Benjamin March (1899-1934) was a respected scholar and curator of Chinese art. The papers document his scholarship and travels through numerous journals, diaries and photographs. In July of 1925, March married Miss Dorothy Rowe in Nanjing and together they traveled to the city of Hangzhou, which March photographed extensively. From romantic silhouettes of his wife to academic depictions of culturally significant paintings, March managed to capture every aspect of his honeymoon.
Wed. 29 July
In the early afternoon, immediately after lunch, we took rickshas and rode out of the city through narrow streets, and along a white and green canal, to the Six Harmony Pagoda. I had been wanting to visit it again, and to try a couple pictures I had not been able to make succeed the last time. Today we went again, and again we climbed to the top. In the clear sunlight of early afternoon we could see out over the country, to the far blue hills and the distant waters of the bay into which the pirates used to come to terrorize the city. A brisk wind drove the laden junks up the green Ch’ien T’ang river. We loafed and enjoyed the scene, then bumped back over through paved streets to town and home.
When we had returned and refreshed ourselves we took our supper down to our boat and went out on the lake to enjoy the moon, rapidly nearing its time of fullness for the month. We drifted and paddled about the lake and the islands. After supper we sat, wrote a little verse, and then Dorothy sang for a long while and I lay on my back watching the white moon. A good day, a very good day – and no rain.
Charles Freer’s visit to West Lake in 1911 was decidedly less romantic than March’s, but not without excitement. In a letter to his friend Frank Hecker the following week, Freer admirably summarizes the adventure:
February 23, 1911:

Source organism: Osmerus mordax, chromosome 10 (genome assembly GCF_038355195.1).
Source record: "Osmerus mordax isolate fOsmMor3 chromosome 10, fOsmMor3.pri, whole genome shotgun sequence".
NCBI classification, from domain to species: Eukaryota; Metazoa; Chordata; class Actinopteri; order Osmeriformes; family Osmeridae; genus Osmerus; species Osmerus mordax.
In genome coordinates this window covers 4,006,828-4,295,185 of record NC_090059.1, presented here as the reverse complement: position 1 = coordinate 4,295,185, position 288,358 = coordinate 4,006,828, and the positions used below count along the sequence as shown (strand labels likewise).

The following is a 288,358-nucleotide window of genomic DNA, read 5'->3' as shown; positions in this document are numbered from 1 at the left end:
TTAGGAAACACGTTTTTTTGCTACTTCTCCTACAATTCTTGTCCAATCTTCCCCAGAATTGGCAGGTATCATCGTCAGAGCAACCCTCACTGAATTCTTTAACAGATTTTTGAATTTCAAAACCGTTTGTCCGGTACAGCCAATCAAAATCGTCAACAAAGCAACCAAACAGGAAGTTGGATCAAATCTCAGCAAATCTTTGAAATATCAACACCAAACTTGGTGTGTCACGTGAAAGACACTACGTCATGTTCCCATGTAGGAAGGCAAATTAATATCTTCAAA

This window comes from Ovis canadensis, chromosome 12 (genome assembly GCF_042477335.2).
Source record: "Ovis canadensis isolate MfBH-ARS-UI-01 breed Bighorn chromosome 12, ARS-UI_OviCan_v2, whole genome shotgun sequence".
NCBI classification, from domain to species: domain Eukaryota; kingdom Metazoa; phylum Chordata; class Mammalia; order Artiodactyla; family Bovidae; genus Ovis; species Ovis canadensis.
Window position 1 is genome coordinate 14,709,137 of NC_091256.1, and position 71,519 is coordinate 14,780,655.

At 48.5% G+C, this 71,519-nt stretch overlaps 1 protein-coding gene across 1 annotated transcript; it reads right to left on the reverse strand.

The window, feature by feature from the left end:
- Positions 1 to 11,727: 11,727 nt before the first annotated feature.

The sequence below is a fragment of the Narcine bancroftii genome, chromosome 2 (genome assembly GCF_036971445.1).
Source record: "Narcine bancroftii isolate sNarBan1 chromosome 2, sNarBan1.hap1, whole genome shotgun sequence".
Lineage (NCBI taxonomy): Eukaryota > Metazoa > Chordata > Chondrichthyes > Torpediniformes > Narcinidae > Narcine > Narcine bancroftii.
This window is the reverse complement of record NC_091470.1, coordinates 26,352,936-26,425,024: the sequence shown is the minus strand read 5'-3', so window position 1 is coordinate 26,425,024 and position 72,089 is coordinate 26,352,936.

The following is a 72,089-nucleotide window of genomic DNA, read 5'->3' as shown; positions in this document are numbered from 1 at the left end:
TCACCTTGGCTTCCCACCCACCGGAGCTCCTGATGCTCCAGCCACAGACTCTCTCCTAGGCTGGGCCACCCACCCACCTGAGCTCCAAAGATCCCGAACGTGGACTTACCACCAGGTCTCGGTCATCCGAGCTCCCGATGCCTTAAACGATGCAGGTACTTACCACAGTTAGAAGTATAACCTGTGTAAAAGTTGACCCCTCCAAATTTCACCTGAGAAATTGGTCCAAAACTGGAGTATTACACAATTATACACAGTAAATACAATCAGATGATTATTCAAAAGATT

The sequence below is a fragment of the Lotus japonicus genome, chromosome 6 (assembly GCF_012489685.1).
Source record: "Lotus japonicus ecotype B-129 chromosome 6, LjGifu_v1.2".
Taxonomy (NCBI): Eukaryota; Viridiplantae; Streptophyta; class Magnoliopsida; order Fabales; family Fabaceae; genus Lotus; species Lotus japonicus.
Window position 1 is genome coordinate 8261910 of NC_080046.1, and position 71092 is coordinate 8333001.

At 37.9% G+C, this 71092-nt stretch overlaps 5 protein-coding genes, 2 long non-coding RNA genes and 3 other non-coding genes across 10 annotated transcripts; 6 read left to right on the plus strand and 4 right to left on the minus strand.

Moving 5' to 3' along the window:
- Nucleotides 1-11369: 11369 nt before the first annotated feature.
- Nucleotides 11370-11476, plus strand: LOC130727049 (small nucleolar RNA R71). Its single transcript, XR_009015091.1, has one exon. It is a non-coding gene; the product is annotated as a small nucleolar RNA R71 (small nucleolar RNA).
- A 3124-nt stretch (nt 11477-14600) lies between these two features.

My last little trip to the interior – one of five days, to the old capital city Hangchow – also provided experiences that had been lacking during earlier trips – Fire and Robbery!
Capt. Dallam and wife of the U.S.A. in one house-boat and Baron von Wurmb a collector, and myself in another house-boat towed by a steam tug left Shanghai and went by river and canal to old Hangchow to study the ancient art and the famous lake – West Lake! the place where so many early Chinese painters worked in landscape – the spot Sesshu painted in my screen. All went well until our last night at Hang chow, when before dinner, the Dallam’s boat on which they both were, caught fire from an overturned oilstove and was badly damaged.
After our return we begged the Dallams our friends, to exchanged boats for the night in order that Mrs. Dallam might be more comfortable, but they would not hear of it and eventually retired with only paper doors in place of the wood ones which had burned – the hull being steel.
During the night, pirates entered their boat, still lashed to ours, and carried off their money, silver and clothes – leaving only enough of the latter to dress Mrs. Dallam – the Captain being equipped from my trunk after the robbery had been discovered. Our selves and the crews of over twenty men and two photographers on board, slept peacefully through the raid and no one of us knew of the unexpected visit until the Dallams were ready to arise and dress.
The pirates with my usual luck, left our boat and chattels untouched!
A sacred stone dog taken by the Baron and the Dallams from an ancient temple, and kept on board the Dallam house-boat, probably heralded the pirates in revenge for the insult shown him – at least the natives told us so. How near to the truth this claim may approach I know not. But I am satisfied that the God of Luck protected me and mine. I refused to aid in disgracing the temple dog.
--David Hogge and Beatrice Kelly, Freer Gallery of Art and Arthur M. Sackler Gallery Archives